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– A Powerful Measure of Confidence

Spectrolab, a wholly owned subsidiary of The Boeing Company is the world’s leading merchant-supplier of the highest-efficiency space solar cells, CICs and panels available to prime satellite contractors and manufacturers around the world.  In addition to space systems, Spectrolab’s high intensity airborne searchlight systems support more than 90% of the world’s market and the company’s solar simulators are the industry standard. Spectrolab serves customers around the world with its Nightsun® series searchlights. Its customers include law enforcement agencies around the world, the U.S. Air Force, U.S. Immigration and Customs Enforcement and the British Ministry of Defense, which uses the Nightsun® product exclusively. Spectrolab’s product portfolio also includes terrestrial concentrator solar cells, solar simulators, and sensor products.


Spectrolab has built and delivered a world record 4 million multi-junction solar cells. Spectrolab’s legacy has produced over 4 megawatts of space grade solar cells launched to date, powering satellites and spacecraft internationally. Spectrolab launched its first Supercell flight into LEO orbit in January 2017, with nearly 200 kW Supercells launched to date.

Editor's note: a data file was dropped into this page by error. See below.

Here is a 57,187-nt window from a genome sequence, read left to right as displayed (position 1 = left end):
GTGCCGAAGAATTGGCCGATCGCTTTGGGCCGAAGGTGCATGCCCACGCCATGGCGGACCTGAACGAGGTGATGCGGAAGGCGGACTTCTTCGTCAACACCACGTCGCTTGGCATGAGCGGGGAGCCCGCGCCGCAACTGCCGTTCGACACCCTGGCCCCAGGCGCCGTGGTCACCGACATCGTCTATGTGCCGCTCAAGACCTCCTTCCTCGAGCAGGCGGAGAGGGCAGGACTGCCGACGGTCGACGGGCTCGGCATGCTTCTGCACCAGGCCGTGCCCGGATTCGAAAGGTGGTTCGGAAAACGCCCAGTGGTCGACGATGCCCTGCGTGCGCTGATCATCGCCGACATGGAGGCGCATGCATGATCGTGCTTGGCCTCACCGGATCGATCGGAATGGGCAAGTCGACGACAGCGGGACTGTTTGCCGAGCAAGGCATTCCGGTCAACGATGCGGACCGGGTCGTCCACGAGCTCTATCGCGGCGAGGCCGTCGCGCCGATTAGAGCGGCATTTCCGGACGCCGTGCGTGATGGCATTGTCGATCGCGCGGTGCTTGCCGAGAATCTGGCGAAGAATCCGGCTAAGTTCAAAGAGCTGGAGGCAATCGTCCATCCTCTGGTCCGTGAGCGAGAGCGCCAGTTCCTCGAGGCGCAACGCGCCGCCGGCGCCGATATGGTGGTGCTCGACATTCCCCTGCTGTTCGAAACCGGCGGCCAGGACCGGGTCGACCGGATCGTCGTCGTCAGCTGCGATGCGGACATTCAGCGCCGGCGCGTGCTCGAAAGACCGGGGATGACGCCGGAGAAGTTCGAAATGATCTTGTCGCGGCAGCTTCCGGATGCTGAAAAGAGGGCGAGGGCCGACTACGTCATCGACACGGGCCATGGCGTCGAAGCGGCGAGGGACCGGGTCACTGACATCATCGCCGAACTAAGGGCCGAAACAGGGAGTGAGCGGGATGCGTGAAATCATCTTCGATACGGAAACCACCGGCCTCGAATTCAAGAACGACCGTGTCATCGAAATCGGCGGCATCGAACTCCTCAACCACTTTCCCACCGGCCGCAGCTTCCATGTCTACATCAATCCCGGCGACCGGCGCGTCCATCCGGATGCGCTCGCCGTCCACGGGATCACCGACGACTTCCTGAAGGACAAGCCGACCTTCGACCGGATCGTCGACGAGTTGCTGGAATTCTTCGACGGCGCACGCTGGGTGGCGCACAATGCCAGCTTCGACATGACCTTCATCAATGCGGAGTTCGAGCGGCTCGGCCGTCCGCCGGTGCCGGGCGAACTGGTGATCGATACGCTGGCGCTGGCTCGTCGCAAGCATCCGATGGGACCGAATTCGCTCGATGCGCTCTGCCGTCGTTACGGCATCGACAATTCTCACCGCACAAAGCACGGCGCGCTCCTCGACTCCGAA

Spectrolab’s solar cells and panels power satellites in Earth’s orbit, as well as the International Space Station. Note: The International Space Station’s solar panels are equipped with 275,000 silicon cells. The solar panels are also the largest power generating panels ever deployed in space with a total power output of 200kW. Additionally, Spectrolab provides products to the commercial satellite industry, the Department of Defense, NASA, domestic and international law enforcement agencies and global aerospace companies.


Spectrolab products have powered successful space missions, including solar panels which are in operation on Mars, as part of a reconnaissance satellite and two land-exploration rovers (Spirit and Opportunity).  Note: NASA’s long-lived Opportunity Mars rover has finished its first marathon on another planet.  The Opportunity Mars rover was only planned for a 90 day space mission, but is still going strong after 11 years.


In 2016, Spectrolab will succeed in achieving a significant milestone by celebrating 60 years of space heritage. Additionally, by August 2016, Spectrolab will be the first to have solar cells operating on an interplanetary Jupiter mission.
The foundation of Spectrolab's success lies in our ability to rapidly transfer cutting-edge technology from a laboratory setting to a manufacturing process. Triple-junction concentrator solar cells designed and built by Spectrolab won the 2001 R&D 100 award for the most significant technologies by Research & Development Magazine’s panel of industry experts. These solar cells, when used in a concentrator module, dramatically lowered the cost of photovoltaic solar electricity generation. Spectrolab worked with many CPV systems manufacturers to optimize systems using these high efficiency cells, tailored for the terrestrial solar spectrum under concentrations of 300 to more than 1,000 suns.  Spectrolab cells have set numerous world records for conversion efficiency, and in 2006, Spectrolab broke through yet another barrier, producing the first solar cell to exceed 40% efficiency.  Our solar cells consistently deliver the highest production average efficiency to CPV customers.